Minister’s Letter – October 2019

Be kind and compassionate to one another, forgiving each other, just as in Christ God forgave you. Follow God’s example, therefore, as dearly loved children and live a life of love, just as Christ loved us and gave himself up for us as a fragrant offering and sacrifice to God. (Ephesians 4:32-5:2 NIVUK).

I recently received the following in a recent email:

Growing older and smaller is the pattern for most Church of Scotland congregations.  Along with others, I’m convinced that it doesn’t have to be like that and along with a few others I’m currently doing work to launch a Scottish version of the Growing Young cohorts for Church of Scotland congregations.  Organised by Fuller Youth Institute, part of Fuller Seminary, the cohorts draw on research with 250 churches and highlight 6 key factors in churches that are effective with under 30’s and are “growing young.”

These factors are:

  1. Keychain leadership: rather than centralising authority, others (especially the young) are empowered.
  2. Empathy with today’s young people: Instead of judging or criticising, attempts are made to step into the shoes of this generation, recognising something of our own journey theirs’.
  3. Take Jesus’ message seriously: Instead of asserting formulaic gospel claims or watering the gospel down to a message that we are “just to be nice people”, young people are welcomed into a Jesus-centred way of life.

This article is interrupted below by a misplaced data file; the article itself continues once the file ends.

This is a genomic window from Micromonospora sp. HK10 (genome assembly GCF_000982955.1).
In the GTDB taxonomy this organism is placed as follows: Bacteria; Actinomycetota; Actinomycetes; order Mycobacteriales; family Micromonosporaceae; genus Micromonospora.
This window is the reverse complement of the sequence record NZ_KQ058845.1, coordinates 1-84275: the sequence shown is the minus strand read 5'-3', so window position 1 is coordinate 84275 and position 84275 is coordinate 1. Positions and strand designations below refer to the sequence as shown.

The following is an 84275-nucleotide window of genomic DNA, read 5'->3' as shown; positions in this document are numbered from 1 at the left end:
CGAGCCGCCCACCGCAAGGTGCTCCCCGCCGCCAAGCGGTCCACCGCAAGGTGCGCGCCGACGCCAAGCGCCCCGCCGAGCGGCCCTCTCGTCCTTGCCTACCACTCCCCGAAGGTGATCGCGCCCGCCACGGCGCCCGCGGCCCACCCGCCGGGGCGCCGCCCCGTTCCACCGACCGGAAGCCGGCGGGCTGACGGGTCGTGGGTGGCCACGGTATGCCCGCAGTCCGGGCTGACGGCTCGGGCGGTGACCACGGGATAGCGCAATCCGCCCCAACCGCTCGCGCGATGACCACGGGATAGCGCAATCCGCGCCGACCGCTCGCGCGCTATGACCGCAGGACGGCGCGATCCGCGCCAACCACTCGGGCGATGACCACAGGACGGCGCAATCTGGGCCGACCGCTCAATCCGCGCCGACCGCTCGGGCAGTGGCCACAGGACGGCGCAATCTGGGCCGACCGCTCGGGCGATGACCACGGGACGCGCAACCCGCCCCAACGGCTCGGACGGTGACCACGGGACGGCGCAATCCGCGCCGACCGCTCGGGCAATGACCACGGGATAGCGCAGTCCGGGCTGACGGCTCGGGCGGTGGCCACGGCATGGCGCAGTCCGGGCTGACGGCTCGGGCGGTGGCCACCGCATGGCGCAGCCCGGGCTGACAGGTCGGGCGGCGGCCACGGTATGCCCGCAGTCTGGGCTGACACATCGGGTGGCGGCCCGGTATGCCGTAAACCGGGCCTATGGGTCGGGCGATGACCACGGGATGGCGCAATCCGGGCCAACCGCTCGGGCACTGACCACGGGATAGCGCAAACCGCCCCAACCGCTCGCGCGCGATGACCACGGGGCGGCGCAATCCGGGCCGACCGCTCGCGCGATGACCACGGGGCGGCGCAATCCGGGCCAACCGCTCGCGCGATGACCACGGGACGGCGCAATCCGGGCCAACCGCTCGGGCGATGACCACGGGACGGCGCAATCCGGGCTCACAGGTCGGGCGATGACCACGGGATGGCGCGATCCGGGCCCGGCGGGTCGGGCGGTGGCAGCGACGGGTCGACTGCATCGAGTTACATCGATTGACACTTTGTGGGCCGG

4. Fuel a warm community: Instead of focusing on exciting worship experiences or programmes, the aim is warm peer and intergenerational friendships; creating a sense of belonging across generations and breaking down the generational barriers.
  5. Prioritise young people (and families) everywhere: Rather than pay lip service to how much young people matter, creative ways are found to tangibly support, resource, and involve them in all facets of congregational life. This is described as a “hinge point”: without it, churches grow old.
  6. Be the best neighbours: Instead of condemning the world outside their walls, these churches enable young people to share with the whole church in thinking through how to be “good neighbours,” locally and globally. And having thought it through they put it into action!

It is worth reflecting on these points, as we seek to grow our congregation. I would also share that we are looking at various ways to equip Clincarthill for growth: the above is one option; another is the Path of Renewal Programme, of which we have applied to be a part.

While these things are helpful, I would point out that simply following a programme will not guarantee growth. Why? Because God is not calling us to follow a programme: He calls us to follow Him.

We all need to reflect on the “how”: what are the steps we can take to make Church more accessible to those who have no experience or understanding of God, Christ, our faith etc. But if the “how” is not backed up by sincere Christian service and living, I fear it will strike as hollow.

Focussing on God also helps us to take the necessary practical steps; because we are no longer begrudgingly giving something up for the sake of “culture” or “progress”. Instead, we are choosing to do things which may be a sacrifice for us, but we know brings delight to God our Father, because we put His call first in our lives, before all others!

When God’s people follow God’s ways above all others, amazing things can happen!
God bless,